Craig Finn Brings Raging Rockers on Sophomore Album ‘Faith in the Future’ (ALBUM REVIEW)

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Craig-Finn-Faith-In-The-Future-560x560-560x560In his day job as front man for The Hold Steady, Craig Finn has fashioned himself as a performer flush with verbosity and the art of persuading all the air guitar auteurs in listening range to genuflect with inspired admiration. Like Springsteen, Bono, Willie Nile, Willie Deville and all the others that profess to champion the tattered masses, he proffers a blue collar ethic that rings with anthemic insistence. His molasses soaked vocals convey absolute authority, making each song sound like a desperate attempt to ring truth and salvation from even the most despairing circumstances.

Given that The Hold Steady take the same tack, one has to wonder what extra additive he gains by pursuing his solo career, but in fact, his initial individual outing, 2012‘s Clear Heart Full Eyes, bolstered his profile considerably and that of the band in the process. That gives this follow-up effort some degree of added anticipation, and if the title is any indication, it could be setting the stage for Finn’s eventual exit. That’s only speculation of course, but given the fact that both he and the band cover similar turf, there seems little logic in duplicating his  efforts.

Not surprisingly then, Faith in the Future emerges as an album filled with drive and deliberation. While there’s room for the occasional respite — mainly in the three back to back ballads, “Sarah, Calling From a Hotel,” “Going to a Show” and “Sandra from Scranton” — the bulk of the album is bolstered by raging rockers, precise rhythms and an air of unabashed urgency. The fact that Finn name checks many of his subjects in the song titles — the aforementioned “Sarah, Calling From a Hotel” and “Sandra from Scranton,” as well as “Maggie I’ve Been Searching for Our Son,” “Newmeyer’s Roof,” and “Christine” et. al. — adds an extra sense of immediacy to the proceedings, as if Finn is intent on conveying the everyday circumstances he regularly witnesses. It leaves a formidable impression and, in turn, brings these tales an added circumspect and plausibility.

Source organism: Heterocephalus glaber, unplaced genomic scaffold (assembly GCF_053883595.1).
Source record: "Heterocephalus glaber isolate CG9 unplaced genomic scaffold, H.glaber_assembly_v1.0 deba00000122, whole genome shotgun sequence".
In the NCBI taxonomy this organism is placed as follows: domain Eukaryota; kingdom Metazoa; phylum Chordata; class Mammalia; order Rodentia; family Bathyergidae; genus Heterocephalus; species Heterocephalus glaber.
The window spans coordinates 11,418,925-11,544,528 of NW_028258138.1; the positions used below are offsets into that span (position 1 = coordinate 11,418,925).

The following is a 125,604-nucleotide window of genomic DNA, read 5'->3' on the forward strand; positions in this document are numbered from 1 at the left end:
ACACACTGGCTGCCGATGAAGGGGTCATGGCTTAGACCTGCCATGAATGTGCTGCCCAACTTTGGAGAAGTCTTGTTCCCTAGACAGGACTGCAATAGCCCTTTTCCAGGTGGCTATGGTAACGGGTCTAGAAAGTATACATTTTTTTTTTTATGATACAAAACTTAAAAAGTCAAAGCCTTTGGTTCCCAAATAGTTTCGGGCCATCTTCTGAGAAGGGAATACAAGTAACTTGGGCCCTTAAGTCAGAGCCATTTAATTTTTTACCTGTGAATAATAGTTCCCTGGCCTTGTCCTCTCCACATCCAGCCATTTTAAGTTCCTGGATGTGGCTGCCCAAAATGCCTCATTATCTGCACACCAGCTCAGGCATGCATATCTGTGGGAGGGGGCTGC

That said, Finn doesn’t always opt to go full tilt. He plays with the tempos, varying the pulse, not to deter the impact, but rather to let the music breathe and keep the narrative intact. After all, he already fronts a powerhouse outfit in The Hold Steady. If the intent is to draw more of the spotlight towards him, the effect works well. This is, after all, a solo outing and not one intended to emphasize the overall ensemble. And even though the arrangements all work well, it’s still Finn that comes to the fore.

Whether or not Faith in the Future is the beginning of a permanent break from his buddies remains to be seen, but if it is, it’s a good way to kick things off. “Some nights I keep it a secret,” he sings on the album’s final entry, “I Was Doing Fine (Then a Few People Died).”  “Some nights I try to get noticed.” It’s hard to know which mode he’s in at the moment, but one would be well advised to consider the latter.

 

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